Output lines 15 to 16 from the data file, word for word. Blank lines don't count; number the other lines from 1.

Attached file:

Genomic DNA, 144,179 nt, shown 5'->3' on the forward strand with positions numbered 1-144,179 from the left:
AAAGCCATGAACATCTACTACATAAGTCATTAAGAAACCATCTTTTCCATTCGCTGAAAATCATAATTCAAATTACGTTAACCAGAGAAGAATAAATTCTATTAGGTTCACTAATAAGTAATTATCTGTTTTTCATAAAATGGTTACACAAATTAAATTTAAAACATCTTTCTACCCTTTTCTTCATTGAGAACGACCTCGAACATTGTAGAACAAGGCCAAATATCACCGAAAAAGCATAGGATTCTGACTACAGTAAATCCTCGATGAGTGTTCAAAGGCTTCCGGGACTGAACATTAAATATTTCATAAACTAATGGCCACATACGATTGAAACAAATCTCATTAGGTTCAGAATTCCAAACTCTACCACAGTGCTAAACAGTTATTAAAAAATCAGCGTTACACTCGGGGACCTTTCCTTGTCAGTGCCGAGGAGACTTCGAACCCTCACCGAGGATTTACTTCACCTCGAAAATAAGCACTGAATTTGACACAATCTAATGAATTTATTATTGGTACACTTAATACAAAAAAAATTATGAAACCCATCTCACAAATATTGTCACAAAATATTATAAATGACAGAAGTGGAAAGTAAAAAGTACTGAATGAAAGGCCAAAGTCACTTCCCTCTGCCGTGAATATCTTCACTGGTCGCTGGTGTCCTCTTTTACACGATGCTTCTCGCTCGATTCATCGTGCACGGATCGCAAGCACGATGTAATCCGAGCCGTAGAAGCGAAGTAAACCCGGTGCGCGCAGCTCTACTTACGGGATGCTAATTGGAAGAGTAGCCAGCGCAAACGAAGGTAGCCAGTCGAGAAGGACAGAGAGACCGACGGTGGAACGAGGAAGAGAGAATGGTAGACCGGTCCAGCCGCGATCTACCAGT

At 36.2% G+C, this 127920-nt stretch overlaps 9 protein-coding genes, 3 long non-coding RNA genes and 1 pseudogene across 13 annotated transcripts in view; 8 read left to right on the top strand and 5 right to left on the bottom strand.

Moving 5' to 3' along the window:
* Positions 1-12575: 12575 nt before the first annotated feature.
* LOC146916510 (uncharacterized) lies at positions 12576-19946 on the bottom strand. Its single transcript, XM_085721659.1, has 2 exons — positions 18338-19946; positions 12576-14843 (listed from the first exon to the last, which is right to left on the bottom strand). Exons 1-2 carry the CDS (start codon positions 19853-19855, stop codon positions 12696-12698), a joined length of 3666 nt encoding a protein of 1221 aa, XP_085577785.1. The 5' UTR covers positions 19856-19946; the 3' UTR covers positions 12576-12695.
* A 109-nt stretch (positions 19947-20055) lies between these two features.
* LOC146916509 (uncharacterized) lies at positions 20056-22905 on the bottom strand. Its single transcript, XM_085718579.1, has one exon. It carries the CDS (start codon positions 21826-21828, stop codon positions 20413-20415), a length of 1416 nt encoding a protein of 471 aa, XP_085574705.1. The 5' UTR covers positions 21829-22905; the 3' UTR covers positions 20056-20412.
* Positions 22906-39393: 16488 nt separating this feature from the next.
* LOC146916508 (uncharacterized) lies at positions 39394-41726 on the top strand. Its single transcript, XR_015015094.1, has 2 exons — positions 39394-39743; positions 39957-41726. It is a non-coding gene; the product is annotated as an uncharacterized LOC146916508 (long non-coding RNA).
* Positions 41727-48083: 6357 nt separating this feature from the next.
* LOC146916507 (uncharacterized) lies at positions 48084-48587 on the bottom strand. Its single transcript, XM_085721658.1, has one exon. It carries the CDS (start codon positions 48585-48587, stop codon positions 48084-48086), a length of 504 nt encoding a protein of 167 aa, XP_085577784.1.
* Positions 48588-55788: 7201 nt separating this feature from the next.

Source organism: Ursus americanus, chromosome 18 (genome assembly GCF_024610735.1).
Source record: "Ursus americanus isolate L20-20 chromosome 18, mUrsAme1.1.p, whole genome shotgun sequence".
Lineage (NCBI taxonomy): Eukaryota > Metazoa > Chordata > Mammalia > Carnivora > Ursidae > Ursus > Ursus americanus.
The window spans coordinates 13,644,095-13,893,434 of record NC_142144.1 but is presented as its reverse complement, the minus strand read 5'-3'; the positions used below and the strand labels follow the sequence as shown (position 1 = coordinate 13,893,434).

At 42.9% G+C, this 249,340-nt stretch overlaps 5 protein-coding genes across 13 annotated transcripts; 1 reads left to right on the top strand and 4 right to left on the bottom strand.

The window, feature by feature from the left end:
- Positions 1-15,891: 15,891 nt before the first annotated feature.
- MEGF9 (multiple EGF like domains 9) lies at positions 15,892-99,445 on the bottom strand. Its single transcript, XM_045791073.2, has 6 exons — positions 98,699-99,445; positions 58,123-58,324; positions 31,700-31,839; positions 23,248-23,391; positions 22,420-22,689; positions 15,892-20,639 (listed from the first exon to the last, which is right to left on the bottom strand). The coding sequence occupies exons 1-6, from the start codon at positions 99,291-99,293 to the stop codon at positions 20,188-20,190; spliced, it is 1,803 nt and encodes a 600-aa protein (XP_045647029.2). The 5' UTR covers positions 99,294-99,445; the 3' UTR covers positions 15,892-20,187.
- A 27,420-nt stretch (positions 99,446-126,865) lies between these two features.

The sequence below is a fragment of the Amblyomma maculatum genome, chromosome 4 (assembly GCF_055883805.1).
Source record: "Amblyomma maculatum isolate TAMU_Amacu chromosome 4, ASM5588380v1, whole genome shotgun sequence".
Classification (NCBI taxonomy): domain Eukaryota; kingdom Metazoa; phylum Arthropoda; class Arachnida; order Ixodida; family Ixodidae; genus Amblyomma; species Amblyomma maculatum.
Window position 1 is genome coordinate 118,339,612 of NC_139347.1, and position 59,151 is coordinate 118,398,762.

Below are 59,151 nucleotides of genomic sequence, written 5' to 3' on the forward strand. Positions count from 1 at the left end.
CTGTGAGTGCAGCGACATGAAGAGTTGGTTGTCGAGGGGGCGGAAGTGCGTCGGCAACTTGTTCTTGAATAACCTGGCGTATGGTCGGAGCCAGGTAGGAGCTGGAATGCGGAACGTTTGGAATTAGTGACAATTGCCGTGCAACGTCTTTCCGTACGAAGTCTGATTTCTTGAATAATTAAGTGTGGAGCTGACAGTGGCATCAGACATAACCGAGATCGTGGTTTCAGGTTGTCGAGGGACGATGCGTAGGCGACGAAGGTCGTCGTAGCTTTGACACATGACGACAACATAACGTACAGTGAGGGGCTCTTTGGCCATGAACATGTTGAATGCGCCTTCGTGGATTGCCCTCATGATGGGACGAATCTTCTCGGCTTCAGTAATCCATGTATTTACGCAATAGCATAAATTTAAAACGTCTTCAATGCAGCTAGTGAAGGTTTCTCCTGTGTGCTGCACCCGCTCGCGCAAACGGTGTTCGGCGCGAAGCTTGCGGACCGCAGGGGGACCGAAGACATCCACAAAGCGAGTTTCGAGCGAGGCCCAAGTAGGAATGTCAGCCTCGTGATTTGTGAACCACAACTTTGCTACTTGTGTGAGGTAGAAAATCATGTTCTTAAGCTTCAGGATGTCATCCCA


Source record: "Ursus americanus isolate L20-20 chromosome 18, mUrsAme1.1.p, whole genome shotgun sequence".
Lineage (NCBI taxonomy): Eukaryota > Metazoa > Chordata > Mammalia > Carnivora > Ursidae > Ursus > Ursus americanus.